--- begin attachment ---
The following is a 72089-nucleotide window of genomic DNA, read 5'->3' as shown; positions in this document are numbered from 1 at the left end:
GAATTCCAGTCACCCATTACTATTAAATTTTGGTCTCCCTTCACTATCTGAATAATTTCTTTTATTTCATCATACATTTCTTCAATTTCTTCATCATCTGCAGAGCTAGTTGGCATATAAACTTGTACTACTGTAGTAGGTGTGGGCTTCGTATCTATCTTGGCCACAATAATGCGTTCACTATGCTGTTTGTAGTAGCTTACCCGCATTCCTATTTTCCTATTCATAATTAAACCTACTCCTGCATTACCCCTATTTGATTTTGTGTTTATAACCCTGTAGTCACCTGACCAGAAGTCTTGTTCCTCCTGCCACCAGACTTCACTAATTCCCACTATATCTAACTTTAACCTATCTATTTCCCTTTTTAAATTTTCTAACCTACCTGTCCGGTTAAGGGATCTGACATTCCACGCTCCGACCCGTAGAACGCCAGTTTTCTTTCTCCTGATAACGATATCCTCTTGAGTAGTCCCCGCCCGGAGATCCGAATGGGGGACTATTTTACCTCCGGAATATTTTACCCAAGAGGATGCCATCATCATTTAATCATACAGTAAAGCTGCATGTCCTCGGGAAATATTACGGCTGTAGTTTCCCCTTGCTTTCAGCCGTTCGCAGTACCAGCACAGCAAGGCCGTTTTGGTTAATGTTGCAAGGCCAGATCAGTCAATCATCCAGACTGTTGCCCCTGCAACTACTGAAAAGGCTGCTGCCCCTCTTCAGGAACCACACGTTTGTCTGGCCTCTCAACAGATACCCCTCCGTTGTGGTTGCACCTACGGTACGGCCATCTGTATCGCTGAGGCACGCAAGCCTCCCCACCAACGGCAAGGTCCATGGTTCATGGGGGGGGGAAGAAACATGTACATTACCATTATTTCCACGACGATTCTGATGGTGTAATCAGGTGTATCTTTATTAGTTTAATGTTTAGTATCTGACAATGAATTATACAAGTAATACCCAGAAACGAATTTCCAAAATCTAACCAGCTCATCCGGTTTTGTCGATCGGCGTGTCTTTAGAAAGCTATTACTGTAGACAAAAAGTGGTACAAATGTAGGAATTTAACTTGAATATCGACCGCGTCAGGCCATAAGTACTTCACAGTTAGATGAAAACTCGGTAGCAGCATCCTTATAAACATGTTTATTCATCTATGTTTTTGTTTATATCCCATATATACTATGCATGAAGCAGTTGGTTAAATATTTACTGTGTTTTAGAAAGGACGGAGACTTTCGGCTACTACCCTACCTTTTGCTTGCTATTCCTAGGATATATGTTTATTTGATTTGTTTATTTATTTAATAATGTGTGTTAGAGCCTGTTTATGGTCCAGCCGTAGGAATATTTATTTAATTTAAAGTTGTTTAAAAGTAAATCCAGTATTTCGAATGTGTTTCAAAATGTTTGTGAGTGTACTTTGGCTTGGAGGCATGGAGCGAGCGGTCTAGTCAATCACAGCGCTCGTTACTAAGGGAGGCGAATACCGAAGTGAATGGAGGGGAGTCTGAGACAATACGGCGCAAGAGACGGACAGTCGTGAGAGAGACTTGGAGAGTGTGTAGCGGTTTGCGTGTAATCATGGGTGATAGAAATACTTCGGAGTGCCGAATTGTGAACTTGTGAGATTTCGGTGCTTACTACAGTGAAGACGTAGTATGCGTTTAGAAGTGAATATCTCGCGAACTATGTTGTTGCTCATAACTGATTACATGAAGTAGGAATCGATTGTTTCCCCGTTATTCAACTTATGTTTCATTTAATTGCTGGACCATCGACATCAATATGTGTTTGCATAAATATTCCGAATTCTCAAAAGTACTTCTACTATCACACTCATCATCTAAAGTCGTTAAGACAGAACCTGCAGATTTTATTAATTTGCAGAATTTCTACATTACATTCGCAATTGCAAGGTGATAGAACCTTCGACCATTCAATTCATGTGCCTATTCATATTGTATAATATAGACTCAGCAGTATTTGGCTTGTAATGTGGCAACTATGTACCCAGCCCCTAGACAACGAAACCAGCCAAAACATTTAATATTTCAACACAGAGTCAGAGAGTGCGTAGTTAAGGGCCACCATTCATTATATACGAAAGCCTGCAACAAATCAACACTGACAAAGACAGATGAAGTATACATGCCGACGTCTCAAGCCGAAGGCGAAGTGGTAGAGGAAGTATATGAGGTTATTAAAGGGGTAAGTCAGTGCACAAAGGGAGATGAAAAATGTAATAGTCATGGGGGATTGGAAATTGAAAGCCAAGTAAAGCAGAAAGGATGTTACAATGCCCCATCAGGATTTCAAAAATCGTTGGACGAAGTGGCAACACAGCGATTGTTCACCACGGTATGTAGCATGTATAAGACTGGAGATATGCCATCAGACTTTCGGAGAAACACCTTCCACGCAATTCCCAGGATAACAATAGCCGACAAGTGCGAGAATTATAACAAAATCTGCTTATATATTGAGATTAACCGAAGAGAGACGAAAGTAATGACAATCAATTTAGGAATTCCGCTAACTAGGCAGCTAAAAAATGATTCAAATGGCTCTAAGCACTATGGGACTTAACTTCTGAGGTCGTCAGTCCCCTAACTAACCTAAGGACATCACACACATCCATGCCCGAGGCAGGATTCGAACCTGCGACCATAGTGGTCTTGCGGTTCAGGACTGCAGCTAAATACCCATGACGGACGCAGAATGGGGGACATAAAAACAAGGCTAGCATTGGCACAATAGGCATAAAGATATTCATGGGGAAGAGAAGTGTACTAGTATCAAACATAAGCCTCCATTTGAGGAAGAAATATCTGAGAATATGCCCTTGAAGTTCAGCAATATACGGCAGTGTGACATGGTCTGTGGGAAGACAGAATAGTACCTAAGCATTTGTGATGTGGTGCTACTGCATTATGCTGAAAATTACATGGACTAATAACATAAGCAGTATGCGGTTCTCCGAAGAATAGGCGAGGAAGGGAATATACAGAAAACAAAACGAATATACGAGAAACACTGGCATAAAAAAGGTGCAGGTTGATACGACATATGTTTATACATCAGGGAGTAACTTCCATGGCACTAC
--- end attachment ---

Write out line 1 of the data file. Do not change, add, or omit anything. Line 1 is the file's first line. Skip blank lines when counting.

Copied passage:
The following is a 72089-nucleotide window of genomic DNA, read 5'->3' as shown; positions in this document are numbered from 1 at the left end: